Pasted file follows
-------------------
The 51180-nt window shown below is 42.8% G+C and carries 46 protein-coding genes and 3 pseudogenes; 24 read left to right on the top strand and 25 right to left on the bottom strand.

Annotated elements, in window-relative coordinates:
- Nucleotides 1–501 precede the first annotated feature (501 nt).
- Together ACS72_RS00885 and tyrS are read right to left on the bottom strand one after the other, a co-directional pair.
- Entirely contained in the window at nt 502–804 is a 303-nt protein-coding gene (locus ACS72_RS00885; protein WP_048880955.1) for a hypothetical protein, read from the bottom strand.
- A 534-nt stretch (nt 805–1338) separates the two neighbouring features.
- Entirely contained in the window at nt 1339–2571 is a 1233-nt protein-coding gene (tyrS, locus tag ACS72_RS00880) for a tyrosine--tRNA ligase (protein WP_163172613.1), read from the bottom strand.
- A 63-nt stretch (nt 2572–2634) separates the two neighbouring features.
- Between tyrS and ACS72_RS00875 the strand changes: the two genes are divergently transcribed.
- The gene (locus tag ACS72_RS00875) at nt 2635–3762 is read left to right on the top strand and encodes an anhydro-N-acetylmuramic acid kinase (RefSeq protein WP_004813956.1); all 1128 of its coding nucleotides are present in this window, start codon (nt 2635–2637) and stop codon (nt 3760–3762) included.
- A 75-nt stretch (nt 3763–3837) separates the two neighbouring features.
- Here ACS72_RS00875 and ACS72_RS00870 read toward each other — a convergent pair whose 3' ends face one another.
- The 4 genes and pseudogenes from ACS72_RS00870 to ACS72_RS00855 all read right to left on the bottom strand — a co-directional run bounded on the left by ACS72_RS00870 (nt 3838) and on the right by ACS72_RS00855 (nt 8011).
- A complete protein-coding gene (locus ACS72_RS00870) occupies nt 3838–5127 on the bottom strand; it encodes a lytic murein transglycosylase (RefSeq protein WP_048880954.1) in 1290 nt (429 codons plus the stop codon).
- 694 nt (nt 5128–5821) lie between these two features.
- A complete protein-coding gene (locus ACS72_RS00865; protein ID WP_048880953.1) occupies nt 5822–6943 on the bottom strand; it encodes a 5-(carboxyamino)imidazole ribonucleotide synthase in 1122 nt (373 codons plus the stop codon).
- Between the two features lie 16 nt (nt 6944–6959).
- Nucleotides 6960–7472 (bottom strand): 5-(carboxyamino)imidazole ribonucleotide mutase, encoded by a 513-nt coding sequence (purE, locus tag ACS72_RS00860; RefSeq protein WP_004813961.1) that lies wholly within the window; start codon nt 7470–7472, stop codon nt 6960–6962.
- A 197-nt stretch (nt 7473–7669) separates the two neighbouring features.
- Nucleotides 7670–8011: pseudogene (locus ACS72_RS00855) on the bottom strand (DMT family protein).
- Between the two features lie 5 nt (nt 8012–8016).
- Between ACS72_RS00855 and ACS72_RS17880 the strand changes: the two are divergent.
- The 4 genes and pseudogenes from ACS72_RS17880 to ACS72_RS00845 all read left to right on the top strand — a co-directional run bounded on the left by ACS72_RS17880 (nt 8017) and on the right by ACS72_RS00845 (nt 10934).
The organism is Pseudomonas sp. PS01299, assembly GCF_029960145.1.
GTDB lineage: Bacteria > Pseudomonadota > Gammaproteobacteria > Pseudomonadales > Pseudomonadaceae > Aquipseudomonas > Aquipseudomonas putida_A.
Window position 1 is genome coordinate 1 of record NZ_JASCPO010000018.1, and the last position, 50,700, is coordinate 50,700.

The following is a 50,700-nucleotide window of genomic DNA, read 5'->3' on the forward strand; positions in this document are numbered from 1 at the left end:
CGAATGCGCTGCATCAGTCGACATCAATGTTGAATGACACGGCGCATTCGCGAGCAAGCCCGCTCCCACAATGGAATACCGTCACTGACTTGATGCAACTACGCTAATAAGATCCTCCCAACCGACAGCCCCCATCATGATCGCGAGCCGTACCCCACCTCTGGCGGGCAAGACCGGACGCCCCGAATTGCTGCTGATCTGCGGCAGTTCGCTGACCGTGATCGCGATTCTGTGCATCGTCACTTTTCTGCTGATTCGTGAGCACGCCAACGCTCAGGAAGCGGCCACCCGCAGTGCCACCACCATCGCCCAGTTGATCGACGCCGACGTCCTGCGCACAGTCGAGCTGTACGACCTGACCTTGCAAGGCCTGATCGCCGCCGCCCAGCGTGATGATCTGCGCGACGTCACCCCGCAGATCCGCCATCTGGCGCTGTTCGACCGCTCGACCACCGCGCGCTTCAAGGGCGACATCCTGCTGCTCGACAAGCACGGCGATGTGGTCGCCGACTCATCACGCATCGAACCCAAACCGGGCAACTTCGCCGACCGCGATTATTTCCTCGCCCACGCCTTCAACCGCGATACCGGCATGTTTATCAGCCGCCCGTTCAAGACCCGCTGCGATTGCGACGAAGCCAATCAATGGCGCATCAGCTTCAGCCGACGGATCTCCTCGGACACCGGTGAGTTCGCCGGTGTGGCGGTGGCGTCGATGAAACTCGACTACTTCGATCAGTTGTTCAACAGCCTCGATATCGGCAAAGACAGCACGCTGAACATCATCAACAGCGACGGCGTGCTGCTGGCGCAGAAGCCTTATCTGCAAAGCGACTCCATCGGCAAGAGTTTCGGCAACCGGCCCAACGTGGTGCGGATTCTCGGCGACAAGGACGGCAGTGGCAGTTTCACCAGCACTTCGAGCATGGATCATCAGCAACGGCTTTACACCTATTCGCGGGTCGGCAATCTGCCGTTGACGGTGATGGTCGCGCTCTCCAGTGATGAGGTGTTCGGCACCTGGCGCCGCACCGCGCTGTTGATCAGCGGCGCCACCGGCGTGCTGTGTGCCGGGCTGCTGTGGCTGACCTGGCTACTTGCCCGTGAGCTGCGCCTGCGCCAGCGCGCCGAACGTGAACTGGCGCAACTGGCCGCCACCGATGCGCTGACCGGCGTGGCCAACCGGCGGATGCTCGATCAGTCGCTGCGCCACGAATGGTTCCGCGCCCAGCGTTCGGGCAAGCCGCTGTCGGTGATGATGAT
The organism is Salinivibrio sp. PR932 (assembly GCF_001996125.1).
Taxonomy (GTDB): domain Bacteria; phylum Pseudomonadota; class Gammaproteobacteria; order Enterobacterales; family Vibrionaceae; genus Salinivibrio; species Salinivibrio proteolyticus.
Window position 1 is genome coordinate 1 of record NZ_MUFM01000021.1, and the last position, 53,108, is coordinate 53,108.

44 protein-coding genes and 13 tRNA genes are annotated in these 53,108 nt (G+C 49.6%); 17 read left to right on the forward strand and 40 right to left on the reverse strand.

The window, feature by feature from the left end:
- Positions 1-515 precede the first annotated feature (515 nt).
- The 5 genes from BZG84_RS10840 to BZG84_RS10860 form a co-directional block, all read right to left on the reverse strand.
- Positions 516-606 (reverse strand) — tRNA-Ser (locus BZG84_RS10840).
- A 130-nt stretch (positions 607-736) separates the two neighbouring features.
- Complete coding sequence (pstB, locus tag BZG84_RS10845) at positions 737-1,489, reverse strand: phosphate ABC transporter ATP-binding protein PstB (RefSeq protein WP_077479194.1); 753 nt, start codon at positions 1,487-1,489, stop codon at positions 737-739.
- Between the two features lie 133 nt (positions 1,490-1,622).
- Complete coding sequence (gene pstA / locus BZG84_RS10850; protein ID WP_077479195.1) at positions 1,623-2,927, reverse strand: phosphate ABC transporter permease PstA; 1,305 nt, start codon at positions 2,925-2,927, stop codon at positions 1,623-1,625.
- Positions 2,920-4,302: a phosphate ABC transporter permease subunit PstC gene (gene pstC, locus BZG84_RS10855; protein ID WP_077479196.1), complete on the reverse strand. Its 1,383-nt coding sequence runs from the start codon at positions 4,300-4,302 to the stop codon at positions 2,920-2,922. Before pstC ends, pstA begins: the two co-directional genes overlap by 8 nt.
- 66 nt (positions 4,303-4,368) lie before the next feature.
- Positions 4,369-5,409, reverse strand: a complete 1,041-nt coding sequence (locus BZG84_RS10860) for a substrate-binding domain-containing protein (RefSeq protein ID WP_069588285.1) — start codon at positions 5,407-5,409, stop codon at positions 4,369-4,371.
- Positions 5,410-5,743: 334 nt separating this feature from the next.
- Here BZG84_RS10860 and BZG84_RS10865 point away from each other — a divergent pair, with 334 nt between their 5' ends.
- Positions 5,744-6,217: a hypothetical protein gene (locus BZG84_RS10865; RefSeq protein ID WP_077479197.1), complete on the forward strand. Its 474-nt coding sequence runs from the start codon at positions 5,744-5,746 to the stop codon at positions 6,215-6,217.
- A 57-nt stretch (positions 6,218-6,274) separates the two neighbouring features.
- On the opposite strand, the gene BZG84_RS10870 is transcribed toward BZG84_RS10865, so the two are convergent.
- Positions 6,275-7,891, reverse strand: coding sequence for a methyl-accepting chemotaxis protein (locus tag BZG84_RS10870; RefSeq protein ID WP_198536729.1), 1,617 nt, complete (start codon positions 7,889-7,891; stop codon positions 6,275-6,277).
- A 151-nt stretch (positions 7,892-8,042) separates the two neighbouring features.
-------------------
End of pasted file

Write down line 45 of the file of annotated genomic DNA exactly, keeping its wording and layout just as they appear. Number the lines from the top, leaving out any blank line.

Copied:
- Here BZG84_RS10860 and BZG84_RS10865 point away from each other — a divergent pair, with 334 nt between their 5' ends.